Harry Potter Gryffindor Scarf

I have a friend who is a huge Harry Potter fan.  So, for her birthday I decided to knit her a Gryffindor scarf.  I had previously knit a Gryffindor scarf for an ex-fling, which turned out ok – it was the first pattern I had made myself.  I improved on the original pattern for my friend, including adding an iron-on appliqué.  The scarf is knit with Knitpicks Shine Worsted yarn in Currant and Dandelion.  I love this particular yarn because it is a blend of pima cotton and Modal® natural beech wood fiber, which makes it extremely soft and washable!

Perks of living in Florida – knitting in a hammock 🙂

Knitting while I watch videos for my on-line course

The final product!  Someone suggested including a note when you give a knit as a gift, talking about the yarn, why you decided to knit that person this particular project, how long it took you, etc.  By including the note, the gift has more value – it gives the receiver a chance to understand how much work you put into the particular gift, and in return, the receiver is generally appreciates the gift more.  I did that for this particular gift, and I think it made her realize how much work actually goes into a knit gift.  Definitely something I am going to continue doing!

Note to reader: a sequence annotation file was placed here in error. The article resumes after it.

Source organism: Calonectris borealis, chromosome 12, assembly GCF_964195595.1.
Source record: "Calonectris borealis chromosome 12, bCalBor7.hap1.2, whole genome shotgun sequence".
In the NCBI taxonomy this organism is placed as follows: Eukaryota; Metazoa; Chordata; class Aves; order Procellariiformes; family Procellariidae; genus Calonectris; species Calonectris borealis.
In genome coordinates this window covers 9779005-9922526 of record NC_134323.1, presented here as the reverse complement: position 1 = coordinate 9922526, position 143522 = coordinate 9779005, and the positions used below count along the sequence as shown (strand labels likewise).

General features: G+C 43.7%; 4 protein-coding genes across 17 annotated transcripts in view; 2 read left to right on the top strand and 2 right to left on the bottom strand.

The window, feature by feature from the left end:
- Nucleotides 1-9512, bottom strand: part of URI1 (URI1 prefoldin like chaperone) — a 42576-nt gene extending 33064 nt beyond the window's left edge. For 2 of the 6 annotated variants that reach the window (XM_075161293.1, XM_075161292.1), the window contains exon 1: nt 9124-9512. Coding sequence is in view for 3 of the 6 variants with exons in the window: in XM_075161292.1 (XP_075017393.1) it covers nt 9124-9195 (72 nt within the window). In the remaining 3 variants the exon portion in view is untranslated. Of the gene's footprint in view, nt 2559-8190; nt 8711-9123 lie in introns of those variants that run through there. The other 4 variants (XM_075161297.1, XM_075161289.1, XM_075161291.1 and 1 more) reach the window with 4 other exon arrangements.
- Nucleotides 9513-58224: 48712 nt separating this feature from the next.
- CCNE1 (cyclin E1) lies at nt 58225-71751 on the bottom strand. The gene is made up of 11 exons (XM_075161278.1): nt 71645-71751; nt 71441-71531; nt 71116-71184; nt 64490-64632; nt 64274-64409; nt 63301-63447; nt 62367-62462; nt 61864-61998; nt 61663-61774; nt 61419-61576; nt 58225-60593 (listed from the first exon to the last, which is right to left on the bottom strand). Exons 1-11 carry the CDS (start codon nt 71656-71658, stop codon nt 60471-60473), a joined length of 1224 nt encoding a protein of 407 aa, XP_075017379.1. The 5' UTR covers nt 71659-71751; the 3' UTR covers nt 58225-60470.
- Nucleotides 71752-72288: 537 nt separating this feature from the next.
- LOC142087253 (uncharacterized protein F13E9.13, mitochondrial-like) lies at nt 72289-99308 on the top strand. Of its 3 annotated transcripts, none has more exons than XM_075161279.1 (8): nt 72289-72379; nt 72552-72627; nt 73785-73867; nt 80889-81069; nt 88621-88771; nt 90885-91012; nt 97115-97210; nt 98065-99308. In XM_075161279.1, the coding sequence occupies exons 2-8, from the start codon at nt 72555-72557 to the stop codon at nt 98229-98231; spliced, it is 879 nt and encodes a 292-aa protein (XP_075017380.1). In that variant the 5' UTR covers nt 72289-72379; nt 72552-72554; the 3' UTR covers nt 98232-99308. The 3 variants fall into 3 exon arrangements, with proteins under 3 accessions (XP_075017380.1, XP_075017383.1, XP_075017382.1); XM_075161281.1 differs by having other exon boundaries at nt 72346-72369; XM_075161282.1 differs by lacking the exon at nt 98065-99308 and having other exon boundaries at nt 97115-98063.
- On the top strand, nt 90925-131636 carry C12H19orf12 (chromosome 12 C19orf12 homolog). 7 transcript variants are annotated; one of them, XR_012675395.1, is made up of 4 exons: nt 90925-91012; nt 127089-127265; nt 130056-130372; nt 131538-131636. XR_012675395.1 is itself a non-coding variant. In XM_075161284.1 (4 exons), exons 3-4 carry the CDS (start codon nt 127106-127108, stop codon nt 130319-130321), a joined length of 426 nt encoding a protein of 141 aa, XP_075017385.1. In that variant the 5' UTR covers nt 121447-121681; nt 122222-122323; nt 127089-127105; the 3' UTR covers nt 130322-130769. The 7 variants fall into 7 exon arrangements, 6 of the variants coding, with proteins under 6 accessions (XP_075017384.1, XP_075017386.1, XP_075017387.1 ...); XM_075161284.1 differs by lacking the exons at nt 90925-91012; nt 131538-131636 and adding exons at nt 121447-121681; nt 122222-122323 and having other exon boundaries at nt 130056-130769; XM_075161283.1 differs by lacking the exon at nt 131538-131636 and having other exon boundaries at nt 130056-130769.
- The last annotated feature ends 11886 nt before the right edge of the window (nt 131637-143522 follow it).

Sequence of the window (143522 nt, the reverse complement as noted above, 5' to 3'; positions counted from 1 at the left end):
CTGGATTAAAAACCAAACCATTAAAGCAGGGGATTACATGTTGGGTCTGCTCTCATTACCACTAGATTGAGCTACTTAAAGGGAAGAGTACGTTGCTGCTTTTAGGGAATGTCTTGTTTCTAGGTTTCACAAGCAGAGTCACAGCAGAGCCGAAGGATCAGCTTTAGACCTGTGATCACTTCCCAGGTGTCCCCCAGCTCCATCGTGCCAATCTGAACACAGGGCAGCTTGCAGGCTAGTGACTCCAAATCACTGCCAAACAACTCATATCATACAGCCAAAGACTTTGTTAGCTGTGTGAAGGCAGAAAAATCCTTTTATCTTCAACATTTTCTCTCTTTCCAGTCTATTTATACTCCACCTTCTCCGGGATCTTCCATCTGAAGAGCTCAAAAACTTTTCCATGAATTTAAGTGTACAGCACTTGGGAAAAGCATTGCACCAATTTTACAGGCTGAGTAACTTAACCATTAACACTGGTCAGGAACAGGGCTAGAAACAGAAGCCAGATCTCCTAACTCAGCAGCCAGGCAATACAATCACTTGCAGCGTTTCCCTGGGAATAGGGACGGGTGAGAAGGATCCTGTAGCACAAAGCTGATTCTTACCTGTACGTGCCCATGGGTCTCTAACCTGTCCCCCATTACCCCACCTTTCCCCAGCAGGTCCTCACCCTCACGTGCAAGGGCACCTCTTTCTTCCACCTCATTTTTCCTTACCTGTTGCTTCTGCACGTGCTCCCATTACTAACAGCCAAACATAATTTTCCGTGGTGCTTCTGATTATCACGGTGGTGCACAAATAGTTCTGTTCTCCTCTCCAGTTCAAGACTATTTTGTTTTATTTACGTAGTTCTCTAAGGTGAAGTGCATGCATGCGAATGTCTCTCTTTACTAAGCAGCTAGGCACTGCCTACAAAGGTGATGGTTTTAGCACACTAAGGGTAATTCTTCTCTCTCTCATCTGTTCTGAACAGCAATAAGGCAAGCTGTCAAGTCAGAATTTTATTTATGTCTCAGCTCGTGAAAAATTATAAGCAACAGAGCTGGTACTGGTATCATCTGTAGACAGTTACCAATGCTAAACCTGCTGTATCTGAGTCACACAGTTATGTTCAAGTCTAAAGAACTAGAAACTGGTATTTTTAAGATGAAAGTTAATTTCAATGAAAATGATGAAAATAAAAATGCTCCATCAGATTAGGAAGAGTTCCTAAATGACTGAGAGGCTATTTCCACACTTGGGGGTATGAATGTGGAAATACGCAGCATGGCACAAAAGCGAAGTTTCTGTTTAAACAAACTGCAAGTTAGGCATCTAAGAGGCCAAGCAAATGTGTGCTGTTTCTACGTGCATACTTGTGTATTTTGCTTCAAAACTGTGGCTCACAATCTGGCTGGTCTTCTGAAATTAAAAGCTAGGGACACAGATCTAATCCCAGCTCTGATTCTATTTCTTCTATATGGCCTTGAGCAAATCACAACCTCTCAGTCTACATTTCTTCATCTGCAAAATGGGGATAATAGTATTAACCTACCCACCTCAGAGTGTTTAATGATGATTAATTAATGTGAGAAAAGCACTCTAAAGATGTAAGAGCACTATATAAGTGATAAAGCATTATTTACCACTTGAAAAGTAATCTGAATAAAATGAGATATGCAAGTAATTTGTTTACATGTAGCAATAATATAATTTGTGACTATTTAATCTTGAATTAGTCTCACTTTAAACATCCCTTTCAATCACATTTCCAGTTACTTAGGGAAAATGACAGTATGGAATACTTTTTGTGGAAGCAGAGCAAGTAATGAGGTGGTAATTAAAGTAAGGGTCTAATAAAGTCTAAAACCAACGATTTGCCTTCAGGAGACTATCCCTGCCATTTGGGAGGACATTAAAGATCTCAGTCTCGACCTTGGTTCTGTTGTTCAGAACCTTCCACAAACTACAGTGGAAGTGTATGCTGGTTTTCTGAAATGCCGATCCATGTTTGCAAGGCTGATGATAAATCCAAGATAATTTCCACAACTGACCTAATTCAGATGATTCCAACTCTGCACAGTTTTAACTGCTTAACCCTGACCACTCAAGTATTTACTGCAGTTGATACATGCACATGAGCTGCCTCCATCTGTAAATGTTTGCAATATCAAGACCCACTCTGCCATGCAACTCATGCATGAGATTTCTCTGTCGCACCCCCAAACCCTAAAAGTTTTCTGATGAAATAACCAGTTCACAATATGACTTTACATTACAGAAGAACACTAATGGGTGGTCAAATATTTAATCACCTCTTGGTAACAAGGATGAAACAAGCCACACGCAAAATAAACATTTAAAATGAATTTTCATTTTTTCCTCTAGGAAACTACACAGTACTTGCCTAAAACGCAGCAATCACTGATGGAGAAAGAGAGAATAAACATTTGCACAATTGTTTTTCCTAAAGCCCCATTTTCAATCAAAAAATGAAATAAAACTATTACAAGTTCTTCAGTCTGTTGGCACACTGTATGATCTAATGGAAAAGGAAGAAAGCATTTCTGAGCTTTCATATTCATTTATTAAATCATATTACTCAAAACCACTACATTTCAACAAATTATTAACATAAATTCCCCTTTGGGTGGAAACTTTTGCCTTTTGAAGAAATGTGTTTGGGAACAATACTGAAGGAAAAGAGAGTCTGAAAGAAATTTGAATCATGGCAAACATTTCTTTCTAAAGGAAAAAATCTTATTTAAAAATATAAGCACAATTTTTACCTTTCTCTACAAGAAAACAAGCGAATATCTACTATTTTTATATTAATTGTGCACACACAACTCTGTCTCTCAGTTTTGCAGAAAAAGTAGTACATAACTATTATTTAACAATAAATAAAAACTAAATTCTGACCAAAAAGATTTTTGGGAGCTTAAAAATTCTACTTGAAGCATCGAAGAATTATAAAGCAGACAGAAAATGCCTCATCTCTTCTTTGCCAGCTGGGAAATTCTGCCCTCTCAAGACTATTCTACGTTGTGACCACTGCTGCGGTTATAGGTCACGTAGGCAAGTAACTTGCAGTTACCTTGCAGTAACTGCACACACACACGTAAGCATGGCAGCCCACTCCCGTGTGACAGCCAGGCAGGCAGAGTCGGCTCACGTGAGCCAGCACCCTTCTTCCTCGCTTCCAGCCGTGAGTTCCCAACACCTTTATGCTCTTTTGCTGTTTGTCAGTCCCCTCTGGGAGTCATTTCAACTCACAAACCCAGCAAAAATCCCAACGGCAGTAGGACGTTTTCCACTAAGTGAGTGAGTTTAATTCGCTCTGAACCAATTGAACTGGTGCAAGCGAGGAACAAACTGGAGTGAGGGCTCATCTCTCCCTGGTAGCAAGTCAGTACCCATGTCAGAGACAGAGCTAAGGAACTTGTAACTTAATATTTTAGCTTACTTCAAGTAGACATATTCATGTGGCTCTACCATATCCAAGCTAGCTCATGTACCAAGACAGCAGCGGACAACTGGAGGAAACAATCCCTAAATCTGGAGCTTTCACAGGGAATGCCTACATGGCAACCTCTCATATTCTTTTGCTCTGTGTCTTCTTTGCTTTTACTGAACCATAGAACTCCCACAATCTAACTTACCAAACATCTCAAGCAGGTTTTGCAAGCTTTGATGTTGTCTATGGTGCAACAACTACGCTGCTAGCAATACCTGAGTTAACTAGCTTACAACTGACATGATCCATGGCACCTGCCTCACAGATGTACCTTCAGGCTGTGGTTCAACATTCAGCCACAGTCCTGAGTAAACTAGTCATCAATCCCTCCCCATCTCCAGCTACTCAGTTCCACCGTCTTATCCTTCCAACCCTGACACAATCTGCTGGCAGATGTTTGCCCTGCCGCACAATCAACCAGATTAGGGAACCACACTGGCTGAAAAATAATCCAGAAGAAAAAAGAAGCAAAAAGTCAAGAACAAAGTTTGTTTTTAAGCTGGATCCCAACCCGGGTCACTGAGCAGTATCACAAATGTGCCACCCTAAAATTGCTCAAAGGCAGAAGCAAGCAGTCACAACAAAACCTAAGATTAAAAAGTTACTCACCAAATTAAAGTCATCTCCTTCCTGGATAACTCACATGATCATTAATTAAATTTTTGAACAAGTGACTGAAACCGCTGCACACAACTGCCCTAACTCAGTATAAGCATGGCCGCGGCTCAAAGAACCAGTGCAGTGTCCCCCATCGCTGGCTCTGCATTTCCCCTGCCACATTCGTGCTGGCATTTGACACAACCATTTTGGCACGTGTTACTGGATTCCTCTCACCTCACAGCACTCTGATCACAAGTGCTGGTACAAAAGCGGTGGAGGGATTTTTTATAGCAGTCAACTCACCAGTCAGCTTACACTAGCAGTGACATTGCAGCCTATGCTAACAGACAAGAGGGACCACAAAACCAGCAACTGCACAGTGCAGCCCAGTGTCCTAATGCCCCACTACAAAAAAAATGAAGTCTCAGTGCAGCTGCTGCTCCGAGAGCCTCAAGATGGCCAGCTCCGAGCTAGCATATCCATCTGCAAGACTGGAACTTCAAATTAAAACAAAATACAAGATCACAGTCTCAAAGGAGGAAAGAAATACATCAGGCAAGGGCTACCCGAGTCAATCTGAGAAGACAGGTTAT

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Nathan’s Socks

Apparently it’s been said that you should never knit for your boyfriend.  Why? Because if he doesn’t wear/appreciate whatever wonderful knit you’ve spent hours knitting for him, it can cause detriment on the relationship.  However, I disagree.  I’ve knit for every guy I’ve dated, and while those relationships didn’t last, it wasn’t because my knitwear wasn’t appreciated.